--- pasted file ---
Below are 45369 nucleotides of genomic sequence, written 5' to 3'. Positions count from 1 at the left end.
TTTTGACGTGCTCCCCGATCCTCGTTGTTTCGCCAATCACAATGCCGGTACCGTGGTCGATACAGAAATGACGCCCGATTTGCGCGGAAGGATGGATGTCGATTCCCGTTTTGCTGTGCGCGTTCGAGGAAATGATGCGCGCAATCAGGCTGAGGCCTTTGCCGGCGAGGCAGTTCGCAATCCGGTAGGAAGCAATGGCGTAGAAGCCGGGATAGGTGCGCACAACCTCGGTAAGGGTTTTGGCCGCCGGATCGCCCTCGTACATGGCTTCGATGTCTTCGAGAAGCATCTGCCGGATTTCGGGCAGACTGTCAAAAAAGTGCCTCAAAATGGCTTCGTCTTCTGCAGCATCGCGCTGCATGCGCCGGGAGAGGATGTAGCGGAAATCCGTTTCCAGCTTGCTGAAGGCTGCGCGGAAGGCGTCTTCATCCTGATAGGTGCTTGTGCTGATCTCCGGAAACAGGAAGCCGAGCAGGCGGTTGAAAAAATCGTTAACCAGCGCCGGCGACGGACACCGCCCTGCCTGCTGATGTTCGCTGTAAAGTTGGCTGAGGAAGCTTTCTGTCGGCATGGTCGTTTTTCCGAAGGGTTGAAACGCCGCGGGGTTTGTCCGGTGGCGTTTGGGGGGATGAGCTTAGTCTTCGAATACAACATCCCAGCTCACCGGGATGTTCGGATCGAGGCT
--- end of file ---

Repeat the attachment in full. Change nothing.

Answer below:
Below are 45369 nucleotides of genomic sequence, written 5' to 3'. Positions count from 1 at the left end.
TTTTGACGTGCTCCCCGATCCTCGTTGTTTCGCCAATCACAATGCCGGTACCGTGGTCGATACAGAAATGACGCCCGATTTGCGCGGAAGGATGGATGTCGATTCCCGTTTTGCTGTGCGCGTTCGAGGAAATGATGCGCGCAATCAGGCTGAGGCCTTTGCCGGCGAGGCAGTTCGCAATCCGGTAGGAAGCAATGGCGTAGAAGCCGGGATAGGTGCGCACAACCTCGGTAAGGGTTTTGGCCGCCGGATCGCCCTCGTACATGGCTTCGATGTCTTCGAGAAGCATCTGCCGGATTTCGGGCAGACTGTCAAAAAAGTGCCTCAAAATGGCTTCGTCTTCTGCAGCATCGCGCTGCATGCGCCGGGAGAGGATGTAGCGGAAATCCGTTTCCAGCTTGCTGAAGGCTGCGCGGAAGGCGTCTTCATCCTGATAGGTGCTTGTGCTGATCTCCGGAAACAGGAAGCCGAGCAGGCGGTTGAAAAAATCGTTAACCAGCGCCGGCGACGGACACCGCCCTGCCTGCTGATGTTCGCTGTAAAGTTGGCTGAGGAAGCTTTCTGTCGGCATGGTCGTTTTTCCGAAGGGTTGAAACGCCGCGGGGTTTGTCCGGTGGCGTTTGGGGGGATGAGCTTAGTCTTCGAATACAACATCCCAGCTCACCGGGATGTTCGGATCGAGGCT